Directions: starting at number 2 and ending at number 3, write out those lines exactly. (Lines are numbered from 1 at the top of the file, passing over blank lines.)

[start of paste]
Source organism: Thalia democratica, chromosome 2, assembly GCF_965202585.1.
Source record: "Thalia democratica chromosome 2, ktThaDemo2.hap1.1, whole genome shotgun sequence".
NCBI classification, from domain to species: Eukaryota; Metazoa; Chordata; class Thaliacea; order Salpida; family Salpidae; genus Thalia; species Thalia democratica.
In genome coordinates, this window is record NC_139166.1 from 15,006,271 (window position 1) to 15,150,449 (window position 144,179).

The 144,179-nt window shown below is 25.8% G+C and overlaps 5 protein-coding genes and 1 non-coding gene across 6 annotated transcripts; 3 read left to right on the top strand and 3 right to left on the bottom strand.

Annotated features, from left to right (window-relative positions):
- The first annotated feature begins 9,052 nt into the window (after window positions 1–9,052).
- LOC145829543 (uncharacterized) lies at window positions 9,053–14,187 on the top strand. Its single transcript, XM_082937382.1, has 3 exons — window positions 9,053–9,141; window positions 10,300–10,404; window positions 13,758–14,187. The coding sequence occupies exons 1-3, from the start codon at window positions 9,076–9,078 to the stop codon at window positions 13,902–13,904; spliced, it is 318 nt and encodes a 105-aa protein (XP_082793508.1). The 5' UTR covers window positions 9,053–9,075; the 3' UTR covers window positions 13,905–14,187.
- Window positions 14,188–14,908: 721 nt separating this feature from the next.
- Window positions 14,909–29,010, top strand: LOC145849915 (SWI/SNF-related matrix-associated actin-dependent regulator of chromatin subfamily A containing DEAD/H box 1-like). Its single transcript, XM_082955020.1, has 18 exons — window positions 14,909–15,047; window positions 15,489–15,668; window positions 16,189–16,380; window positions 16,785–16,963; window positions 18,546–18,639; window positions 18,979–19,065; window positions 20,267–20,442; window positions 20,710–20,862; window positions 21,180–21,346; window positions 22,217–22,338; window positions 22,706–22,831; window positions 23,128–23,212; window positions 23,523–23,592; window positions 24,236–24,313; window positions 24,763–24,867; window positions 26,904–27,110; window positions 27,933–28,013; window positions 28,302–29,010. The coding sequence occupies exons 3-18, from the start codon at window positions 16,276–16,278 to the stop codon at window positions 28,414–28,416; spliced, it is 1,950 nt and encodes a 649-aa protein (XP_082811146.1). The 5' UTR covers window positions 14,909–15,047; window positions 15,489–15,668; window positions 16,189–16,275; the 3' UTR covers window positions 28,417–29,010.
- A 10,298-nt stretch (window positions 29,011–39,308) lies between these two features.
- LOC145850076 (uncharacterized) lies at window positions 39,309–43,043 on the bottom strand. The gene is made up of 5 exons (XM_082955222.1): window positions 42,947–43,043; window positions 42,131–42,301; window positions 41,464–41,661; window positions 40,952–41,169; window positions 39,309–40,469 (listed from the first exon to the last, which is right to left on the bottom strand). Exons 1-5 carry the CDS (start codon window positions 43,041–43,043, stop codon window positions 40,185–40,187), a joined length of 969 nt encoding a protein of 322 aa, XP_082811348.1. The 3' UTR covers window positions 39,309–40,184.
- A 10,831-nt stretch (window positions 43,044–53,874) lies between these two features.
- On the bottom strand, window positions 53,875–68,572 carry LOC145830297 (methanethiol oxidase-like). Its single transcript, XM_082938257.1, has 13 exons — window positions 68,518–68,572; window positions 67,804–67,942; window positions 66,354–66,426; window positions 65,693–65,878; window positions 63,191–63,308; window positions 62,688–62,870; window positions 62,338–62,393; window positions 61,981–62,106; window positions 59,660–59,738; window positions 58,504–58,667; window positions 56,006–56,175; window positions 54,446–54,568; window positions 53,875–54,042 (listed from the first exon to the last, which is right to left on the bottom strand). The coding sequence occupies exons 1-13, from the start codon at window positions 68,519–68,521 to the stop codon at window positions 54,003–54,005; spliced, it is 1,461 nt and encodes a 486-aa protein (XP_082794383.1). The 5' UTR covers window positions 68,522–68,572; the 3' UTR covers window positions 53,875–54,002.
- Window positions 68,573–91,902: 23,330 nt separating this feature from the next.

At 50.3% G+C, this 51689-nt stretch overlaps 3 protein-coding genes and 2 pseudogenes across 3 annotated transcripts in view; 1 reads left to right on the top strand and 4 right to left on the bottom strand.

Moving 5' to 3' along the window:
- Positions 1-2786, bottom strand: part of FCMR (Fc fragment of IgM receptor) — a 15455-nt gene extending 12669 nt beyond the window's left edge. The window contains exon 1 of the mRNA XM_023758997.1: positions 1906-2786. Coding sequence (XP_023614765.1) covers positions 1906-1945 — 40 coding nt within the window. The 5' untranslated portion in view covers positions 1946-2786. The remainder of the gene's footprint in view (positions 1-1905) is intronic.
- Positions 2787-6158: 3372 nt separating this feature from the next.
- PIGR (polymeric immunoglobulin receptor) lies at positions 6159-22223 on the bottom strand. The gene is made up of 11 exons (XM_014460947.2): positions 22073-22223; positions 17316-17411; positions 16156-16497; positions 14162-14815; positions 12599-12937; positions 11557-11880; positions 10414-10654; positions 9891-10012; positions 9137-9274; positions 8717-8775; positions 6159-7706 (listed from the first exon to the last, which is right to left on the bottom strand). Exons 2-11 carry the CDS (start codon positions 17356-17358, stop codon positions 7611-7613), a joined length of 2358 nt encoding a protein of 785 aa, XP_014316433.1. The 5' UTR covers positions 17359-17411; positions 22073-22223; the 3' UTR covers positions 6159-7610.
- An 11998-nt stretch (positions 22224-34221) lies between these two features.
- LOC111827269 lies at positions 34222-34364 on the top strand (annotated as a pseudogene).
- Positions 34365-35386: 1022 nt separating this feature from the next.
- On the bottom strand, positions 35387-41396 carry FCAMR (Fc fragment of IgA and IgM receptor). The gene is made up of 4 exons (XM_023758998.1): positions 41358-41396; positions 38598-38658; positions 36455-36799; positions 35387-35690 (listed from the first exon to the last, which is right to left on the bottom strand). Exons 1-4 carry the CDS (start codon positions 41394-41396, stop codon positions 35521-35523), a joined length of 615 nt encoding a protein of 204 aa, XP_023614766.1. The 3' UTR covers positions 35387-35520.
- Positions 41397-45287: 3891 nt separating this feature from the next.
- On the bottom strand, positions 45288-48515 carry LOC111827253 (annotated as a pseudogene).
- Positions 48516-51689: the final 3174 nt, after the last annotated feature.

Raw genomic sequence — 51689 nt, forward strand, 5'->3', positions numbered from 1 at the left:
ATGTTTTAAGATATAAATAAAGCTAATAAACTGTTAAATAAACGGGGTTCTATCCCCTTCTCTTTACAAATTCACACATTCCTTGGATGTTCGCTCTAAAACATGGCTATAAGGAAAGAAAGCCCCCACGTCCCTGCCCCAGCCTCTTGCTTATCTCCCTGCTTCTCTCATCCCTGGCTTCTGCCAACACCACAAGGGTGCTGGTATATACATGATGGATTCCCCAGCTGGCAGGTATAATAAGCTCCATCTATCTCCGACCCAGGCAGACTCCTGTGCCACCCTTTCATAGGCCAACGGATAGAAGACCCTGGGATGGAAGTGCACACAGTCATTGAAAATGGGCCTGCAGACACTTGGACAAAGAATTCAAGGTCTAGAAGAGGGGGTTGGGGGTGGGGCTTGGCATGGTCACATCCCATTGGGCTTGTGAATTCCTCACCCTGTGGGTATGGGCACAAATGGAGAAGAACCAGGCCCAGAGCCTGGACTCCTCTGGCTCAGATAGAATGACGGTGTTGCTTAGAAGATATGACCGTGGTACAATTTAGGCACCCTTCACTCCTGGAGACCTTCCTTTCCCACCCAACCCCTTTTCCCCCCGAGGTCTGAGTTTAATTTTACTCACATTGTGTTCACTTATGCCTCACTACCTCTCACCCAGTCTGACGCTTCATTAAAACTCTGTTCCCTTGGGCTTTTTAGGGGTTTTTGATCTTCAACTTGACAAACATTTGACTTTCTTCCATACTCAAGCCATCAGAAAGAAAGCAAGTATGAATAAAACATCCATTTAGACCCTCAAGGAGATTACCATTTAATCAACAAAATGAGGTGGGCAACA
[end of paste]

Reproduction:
Source record: "Thalia democratica chromosome 2, ktThaDemo2.hap1.1, whole genome shotgun sequence".
NCBI classification, from domain to species: Eukaryota; Metazoa; Chordata; class Thaliacea; order Salpida; family Salpidae; genus Thalia; species Thalia democratica.